Category Archives: Writerly Travails

My Life with You

I am a walking dichotomy.

I profess a belief in God, yet I sometimes take his name in vain.  I self-identify as a Christian, but I frequently break nearly every rule in Christian doctrine.  I want to be loved in a way that reeks of desperation, yet I revel in shocking you with a coarse comment, and I think doing so is amusing.  I want you to heap fawning praise upon me as you read my work, yet I go out of my way to make sure you cringe at least once in everything I write.  I am filled with self loathing, yet—or perhaps because of that fact—I have the most fragile ego of any person in all of Humankind.  Your words can shatter the frail veneer of my sense of self, yet I invite your scolding reprimand with my words.

Writer's BrainI’ve always known this about myself, but I never really reflected on it consciously until a moment ago as I considered a recent conversation with one of my publicistsDanielle Hartman.  That’s right; I have two publicists.  My inclination toward polygamy is not limited to a marital or social bent.  I need two publicists just like I need at least two of everything else in my life.  Yes; I need two.  One simply isn’t enough, and so I also hired Phillis Benson who has been educating me in the art of social media, and I need her because I hate social media, FaceBook especially.  

My need for two publicists is driven not only by my proclivity for multiple partners in every endeavor, but also by my tendency to ignore the promotion of my work in favor of the creation of it.

To the point, Danielle and I were IMing.  Wait; another pause.  I hate with every fiber of my being that the word message is now a verb, but enough of these admittedly annoying parenthetical jaunts.  Where was I?

Oh yes.  Danielle and I were talking about how awesome my book is not.

“Could you please post a review of my Book?”

“Well actually Guy, I’m afraid a review from me wouldn’t be very flattering.  The first chapter is quite rough. You’re writing is spot on, Guy. Lots of voice, lots of humor, lots of heart.  But the content and message was—well—awful.”

“How so?”

“Uhm; I hated it.”


“I felt objectified.  You were talking about Ginger and Mary Ann, and there was all this sexual innuendo and—I don’t know.  I didn’t warm up to any of it until I got to know you a little better.”

“That’s OK; my wife hated it too.  Can you post a review on Amazon to that effect?”

“You want me to post a review that I hate your book?”

“You don’t hate my book.  You love my book; you just didn’t love it right away.”

“Guy, I hope this doesn’t hurt your feelings—but my friends and I laughed at your archaic views.”

“Really?  You actually shared it with your friends?  That’s awesome!  Thank you.”

“But, Guy, it wasn’t in a good way.”

“It doesn’t matter.  It made you feel something.  That’s all I care about.”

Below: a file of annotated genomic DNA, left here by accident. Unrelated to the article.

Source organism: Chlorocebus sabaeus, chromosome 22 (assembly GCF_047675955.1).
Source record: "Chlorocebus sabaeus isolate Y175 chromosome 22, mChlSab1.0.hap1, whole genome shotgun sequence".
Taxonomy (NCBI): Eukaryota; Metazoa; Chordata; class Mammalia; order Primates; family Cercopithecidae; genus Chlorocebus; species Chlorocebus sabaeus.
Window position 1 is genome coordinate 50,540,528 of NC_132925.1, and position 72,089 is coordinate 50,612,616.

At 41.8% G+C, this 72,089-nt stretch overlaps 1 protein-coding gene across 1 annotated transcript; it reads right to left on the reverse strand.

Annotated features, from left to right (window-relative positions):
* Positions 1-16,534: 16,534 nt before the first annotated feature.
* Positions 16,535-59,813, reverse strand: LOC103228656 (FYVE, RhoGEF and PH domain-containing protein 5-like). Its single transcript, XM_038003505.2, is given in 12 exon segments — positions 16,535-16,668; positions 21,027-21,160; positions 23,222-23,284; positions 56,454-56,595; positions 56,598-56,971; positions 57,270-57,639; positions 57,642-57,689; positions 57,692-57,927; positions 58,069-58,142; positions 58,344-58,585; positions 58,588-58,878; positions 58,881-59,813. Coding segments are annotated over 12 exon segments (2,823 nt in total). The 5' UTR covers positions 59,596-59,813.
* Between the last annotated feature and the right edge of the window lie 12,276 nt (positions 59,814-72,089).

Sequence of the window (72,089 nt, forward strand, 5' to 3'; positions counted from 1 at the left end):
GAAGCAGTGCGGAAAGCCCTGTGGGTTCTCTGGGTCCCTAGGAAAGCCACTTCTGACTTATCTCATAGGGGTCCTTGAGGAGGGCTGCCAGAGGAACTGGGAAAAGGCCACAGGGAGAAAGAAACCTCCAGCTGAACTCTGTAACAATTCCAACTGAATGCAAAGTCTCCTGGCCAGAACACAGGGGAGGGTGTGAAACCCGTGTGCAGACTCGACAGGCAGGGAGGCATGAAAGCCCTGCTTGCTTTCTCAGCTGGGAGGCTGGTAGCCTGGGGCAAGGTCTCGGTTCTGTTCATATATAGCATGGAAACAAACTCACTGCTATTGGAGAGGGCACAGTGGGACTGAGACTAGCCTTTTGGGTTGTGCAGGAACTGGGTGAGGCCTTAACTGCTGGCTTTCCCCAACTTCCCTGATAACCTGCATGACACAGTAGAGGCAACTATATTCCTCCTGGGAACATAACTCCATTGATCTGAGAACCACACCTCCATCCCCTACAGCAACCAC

“You want to anger your reader?”

“I want to inspire passion.  I want to reach in, grab that thing you care so much about, pull it from your gullet and force you to say it aloud and unabashedly.  Otherwise, what’s the point of writing—or even reading for that matter?  Now please post an honest review of my book.”

OK.  You asked for it.”

What follows is the result of my earnest request:

“Quite honestly, the first few chapters made me cringe, as a feminist. His mid-century views on how women “should” use their sexual prowess to get what they want is offensive and appalling, but I do have to say, Guy ends up being very lovable and very pro-woman. When you look at the book as a whole, you realize Mr. Oliver is trying to empower women in the only way he knows how.

I respect his ideals but disagree with him in some instances on how he arrives to his big picture. He recognizes the strength in women’s minds and their character but does generalize and place too much importance on sex, but his intentions are what count for me. I look forward to seeing an interview on how this book affects Mr. Oliver’s relationships with women in the future.

As for the writing style, it is full of voice, humor and heart.”

Perfect—and a three-star rating to boot.

I’m reminded of a recent birthday wish from my friend Laura who offered the following, which I’m paraphrasing because FaceBook apparently dropped it (just one more reason to hate social media):

“Guy, you’re one of the few reasons I put up with FaceBook.  I’ve come to know you so much better here than when we worked together.  Here, you’ve made me laugh, you’ve made me cry, and you’ve made me think.  Thank you for that.  I hope you have a wonderful birthday.”

And that sentiment is really the point of this particular entry.  I love fawning praise, but more than that I love to move you.  As much as I immerse myself and revel in the five-star ratings, meager though they are, my book specifically, and my writing in general, isn’t suitable for everyone.  To some it’s boring.  To others it’s pointless.  To a few it’s infuriating.  And to that I say good, good, and good.

To me, this blog spot is just one more manifestation of my inclination toward polygamy.  I love you and want to have a relationship with you, and I can only have that if we are suited to be together.  I also want that relationship to be intimate, and as in any intimate relationship there will be times when I bore you.  There will be times when I anger you.  There will be times when I make you hate me.  But if you follow me, there will be moments when you love me—and that is why you will follow me.

Does my ego offend you?  Are you squirming as I unapologetically offer a moment of honesty about what I want from you?  Has my obvious lack of humility made you cringe?

Good.  I’m doing it right.



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The Great Pretender